Oh hey, there’s also a massive field of literature — period and current — set in the 16th century, and I hear historical fiction onscreen can be popular too, like, oh Outlander or Miss Fisher’s Murder Mysteries. Or just write something totally new set in that period, a la Downton Abbey, and with 16th-century gentry / peasant contrast instead of upstairs / downstairs. There’s plenty of possible ideas that don’t rehash the same old stories, but y’know, making TV and movies is a business, and business thinks remakes and reboots are safe bets. UGH.

Now, will I end up watching this latest show? Yeah, probably. And I’ll write something up for you, dear readers, but it’s not looking like a Philippa Fucking Gregory shitshow (this one is created and written by playwright Anya Reiss). Probably not much good for snark, alas. Becoming Elizabeth looks boring for anyone who already knows anything about the period.

 

What do you think of this preview video? Will you watch Becoming Elizabeth on Starz?

38 Responses

  1. Barbara

    I just about rolled over laughing when someone in the trailer was like “it’s so great to make a series about a period that most people aren’t familiar with” … are you effing kidding me? If any period, any story, has been done to death, it’s this one. But our Lady of Bear Island is making an appearance, so I’ll probably check it out.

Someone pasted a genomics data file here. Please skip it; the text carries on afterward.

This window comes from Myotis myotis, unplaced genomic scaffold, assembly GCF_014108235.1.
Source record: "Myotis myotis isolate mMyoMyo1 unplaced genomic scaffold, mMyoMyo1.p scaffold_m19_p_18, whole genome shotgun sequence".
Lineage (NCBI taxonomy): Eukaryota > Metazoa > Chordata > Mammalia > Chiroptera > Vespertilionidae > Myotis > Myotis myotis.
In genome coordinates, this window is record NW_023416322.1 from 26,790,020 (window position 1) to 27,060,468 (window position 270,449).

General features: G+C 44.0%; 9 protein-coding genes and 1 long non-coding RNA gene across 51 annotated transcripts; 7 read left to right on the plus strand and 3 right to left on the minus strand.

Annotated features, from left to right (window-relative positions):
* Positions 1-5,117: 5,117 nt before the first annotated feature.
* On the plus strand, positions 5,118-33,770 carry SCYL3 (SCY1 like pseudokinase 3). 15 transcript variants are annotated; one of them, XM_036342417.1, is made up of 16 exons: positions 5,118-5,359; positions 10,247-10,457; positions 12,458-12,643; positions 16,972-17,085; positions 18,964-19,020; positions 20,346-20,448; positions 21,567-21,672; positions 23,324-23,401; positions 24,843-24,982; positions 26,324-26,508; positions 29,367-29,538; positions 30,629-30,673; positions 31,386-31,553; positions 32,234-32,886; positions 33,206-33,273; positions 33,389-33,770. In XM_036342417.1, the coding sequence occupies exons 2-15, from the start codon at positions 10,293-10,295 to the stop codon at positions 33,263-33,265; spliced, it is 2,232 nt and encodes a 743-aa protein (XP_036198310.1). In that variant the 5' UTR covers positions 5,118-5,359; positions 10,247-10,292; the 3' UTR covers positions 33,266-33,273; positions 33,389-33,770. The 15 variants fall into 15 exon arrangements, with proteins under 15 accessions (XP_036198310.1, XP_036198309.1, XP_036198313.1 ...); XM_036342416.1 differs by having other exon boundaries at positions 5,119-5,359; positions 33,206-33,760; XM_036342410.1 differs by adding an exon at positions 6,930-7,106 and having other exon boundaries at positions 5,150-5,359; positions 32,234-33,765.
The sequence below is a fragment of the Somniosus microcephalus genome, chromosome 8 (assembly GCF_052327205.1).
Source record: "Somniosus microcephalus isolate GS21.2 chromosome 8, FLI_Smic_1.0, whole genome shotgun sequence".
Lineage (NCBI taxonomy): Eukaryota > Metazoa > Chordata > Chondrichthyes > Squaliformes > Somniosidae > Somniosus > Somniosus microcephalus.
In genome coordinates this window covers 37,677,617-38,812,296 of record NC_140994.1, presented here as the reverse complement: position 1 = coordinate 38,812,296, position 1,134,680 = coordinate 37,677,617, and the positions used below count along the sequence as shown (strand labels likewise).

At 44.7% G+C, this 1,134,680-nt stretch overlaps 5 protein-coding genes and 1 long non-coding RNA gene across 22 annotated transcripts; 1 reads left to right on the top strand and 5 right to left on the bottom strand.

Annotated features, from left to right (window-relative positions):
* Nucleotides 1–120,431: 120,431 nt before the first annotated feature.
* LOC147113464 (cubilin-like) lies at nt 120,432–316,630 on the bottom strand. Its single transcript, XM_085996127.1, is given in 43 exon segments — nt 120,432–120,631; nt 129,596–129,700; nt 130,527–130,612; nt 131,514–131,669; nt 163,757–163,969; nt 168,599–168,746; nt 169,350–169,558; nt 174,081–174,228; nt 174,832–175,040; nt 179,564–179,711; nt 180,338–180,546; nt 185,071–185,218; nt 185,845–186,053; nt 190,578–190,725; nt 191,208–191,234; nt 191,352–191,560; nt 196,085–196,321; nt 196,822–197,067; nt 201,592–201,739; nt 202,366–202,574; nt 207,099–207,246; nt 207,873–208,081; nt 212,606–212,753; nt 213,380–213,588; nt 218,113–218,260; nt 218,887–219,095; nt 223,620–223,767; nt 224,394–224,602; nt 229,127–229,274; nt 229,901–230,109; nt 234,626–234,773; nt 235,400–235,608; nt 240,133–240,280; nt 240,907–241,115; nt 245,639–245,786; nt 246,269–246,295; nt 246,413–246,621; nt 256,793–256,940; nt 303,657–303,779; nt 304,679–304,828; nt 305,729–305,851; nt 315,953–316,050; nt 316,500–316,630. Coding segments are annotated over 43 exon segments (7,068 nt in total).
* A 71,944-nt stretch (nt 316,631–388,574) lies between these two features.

Reply
    • florenceandtheai

      That’s where I recognized her from. Thank you.

      Jessica Raine played Lady Rochford in one of the endless Tudor-related thingies. Wolf Hall? She’s changing it up, I guess. I miss her on Call the Midwife. It got a little silly after she left, Chummy notwithstanding.

      Reply
      • MJ

        What intrigues me here is Catherine Parr, Edward, Jane Grey….all of whom I feel like get the short end of the stick generally when telling this story. Of course, since this is “Becoming Elizabeth” we still won’t get a fully fleshed out Edward or Catherine (I am really concerned, with that picture of Thomas Seymour and Elizabeth, that Catherine is about to get butchered all over for her possible role in that affair….I hate that so much). The casting, though, will likely be enough to draw me in. And hey, no windmill dress, so there’s a plus? 😕

        Reply
    • M.E. Lawrence

      Just what I was about to comment on, that “relatively unfamiliar period of history.” Jesus lordy. And the actress looks nothing like E., apart from the hair we see too much of. I don’t think the occasional guy’s outfit–that nice shirt!–are enough to save this one. (Has Starz ever done an all-the-way decent series? I tried watching “Dublin Murders,” non-historical drama based on the great Tana French’s first two crime novels, and thought they left out almost element that makes her books so good.)

      Reply
  2. Guest

    If they to decide to portray the truth about how Elizabeth was a victim of CSA by her guardian Thomas Seymour, then that would honestly be a breath of fresh air, and a genuinely good reason for another series about her, because the other Elizabeth portrayals I’ve seen usually either ignore it, or decide to turn it “romantic! (🤢🤮) instead.